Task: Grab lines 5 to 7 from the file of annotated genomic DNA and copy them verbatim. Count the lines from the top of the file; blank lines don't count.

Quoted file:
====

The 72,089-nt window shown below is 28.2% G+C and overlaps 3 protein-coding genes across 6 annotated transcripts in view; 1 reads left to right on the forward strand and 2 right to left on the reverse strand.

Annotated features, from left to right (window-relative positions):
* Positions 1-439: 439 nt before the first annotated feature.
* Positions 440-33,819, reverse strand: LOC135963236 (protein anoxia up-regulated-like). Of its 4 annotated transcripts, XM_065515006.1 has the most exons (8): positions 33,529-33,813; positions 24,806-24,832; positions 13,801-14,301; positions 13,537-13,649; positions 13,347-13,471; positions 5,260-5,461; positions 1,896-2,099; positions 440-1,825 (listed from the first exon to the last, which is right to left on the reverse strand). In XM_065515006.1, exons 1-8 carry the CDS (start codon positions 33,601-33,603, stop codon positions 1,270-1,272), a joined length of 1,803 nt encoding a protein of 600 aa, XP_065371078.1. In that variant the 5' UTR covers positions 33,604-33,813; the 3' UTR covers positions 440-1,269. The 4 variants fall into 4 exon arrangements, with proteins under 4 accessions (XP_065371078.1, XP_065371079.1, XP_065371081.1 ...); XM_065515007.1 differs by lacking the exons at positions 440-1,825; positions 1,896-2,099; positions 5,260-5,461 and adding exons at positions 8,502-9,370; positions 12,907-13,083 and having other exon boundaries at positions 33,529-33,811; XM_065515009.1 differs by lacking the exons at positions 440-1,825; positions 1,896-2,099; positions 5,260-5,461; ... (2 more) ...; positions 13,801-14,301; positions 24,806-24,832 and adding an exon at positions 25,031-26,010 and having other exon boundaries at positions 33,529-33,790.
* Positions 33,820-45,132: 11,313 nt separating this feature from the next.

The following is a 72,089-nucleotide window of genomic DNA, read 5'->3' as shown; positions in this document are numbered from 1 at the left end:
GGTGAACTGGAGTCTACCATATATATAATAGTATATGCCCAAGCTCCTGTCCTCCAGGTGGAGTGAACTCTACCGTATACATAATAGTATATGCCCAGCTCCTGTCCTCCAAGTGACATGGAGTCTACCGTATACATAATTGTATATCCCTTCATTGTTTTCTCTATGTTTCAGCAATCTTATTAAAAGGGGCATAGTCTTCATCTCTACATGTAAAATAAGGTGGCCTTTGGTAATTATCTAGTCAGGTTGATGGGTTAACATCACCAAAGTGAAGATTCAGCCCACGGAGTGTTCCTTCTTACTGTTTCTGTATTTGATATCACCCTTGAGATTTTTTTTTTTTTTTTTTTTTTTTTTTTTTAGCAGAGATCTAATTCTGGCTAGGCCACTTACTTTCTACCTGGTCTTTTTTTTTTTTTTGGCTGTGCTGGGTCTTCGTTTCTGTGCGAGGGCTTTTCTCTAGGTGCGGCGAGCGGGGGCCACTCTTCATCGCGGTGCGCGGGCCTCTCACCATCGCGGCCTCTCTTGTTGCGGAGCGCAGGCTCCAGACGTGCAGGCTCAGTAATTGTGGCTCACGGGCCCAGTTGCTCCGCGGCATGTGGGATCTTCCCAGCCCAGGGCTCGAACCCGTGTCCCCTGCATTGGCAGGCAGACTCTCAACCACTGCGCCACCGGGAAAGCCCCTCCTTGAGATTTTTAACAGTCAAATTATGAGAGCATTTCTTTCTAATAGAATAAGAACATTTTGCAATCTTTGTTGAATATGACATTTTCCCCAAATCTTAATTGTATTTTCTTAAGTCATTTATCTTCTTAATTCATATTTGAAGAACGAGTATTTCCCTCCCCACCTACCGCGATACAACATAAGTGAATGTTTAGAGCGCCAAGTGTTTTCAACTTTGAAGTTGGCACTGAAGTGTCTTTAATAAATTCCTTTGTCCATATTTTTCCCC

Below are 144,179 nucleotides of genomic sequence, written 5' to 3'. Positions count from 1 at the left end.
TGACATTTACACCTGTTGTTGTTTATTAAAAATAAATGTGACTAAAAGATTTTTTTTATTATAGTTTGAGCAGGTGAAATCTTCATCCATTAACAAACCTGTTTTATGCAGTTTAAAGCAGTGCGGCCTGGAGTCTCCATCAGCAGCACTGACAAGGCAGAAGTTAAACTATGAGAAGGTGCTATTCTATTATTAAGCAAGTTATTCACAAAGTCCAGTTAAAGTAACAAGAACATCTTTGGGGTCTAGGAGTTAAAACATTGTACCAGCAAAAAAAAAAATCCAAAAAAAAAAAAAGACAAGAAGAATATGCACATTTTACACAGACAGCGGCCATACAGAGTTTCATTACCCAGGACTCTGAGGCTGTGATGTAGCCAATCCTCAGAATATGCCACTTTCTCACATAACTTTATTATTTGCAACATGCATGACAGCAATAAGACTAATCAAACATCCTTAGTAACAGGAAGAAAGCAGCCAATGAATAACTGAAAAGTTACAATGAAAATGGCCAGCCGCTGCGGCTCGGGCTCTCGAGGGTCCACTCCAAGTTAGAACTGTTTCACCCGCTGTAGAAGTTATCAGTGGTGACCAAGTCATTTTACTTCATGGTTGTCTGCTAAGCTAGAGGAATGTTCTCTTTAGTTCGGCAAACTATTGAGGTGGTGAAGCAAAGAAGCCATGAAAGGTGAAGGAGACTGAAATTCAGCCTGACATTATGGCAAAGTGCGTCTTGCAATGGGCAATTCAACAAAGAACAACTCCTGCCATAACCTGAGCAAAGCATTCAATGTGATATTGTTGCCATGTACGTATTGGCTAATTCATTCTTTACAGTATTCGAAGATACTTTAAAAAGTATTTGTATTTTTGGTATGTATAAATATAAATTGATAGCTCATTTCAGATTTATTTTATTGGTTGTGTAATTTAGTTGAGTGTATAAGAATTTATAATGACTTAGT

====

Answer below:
* Positions 33,820-45,132: 11,313 nt separating this feature from the next.

The following is a 72,089-nucleotide window of genomic DNA, read 5'->3' as shown; positions in this document are numbered from 1 at the left end:
GGTGAACTGGAGTCTACCATATATATAATAGTATATGCCCAAGCTCCTGTCCTCCAGGTGGAGTGAACTCTACCGTATACATAATAGTATATGCCCAGCTCCTGTCCTCCAAGTGACATGGAGTCTACCGTATACATAATTGTATATCCCTTCATTGTTTTCTCTATGTTTCAGCAATCTTATTAAAAGGGGCATAGTCTTCATCTCTACATGTAAAATAAGGTGGCCTTTGGTAATTATCTAGTCAGGTTGATGGGTTAACATCACCAAAGTGAAGATTCAGCCCACGGAGTGTTCCTTCTTACTGTTTCTGTATTTGATATCACCCTTGAGATTTTTTTTTTTTTTTTTTTTTTTTTTTTTTAGCAGAGATCTAATTCTGGCTAGGCCACTTACTTTCTACCTGGTCTTTTTTTTTTTTTTGGCTGTGCTGGGTCTTCGTTTCTGTGCGAGGGCTTTTCTCTAGGTGCGGCGAGCGGGGGCCACTCTTCATCGCGGTGCGCGGGCCTCTCACCATCGCGGCCTCTCTTGTTGCGGAGCGCAGGCTCCAGACGTGCAGGCTCAGTAATTGTGGCTCACGGGCCCAGTTGCTCCGCGGCATGTGGGATCTTCCCAGCCCAGGGCTCGAACCCGTGTCCCCTGCATTGGCAGGCAGACTCTCAACCACTGCGCCACCGGGAAAGCCCCTCCTTGAGATTTTTAACAGTCAAATTATGAGAGCATTTCTTTCTAATAGAATAAGAACATTTTGCAATCTTTGTTGAATATGACATTTTCCCCAAATCTTAATTGTATTTTCTTAAGTCATTTATCTTCTTAATTCATATTTGAAGAACGAGTATTTCCCTCCCCACCTACCGCGATACAACATAAGTGAATGTTTAGAGCGCCAAGTGTTTTCAACTTTGAAGTTGGCACTGAAGTGTCTTTAATAAATTCCTTTGTCCATATTTTTCCCC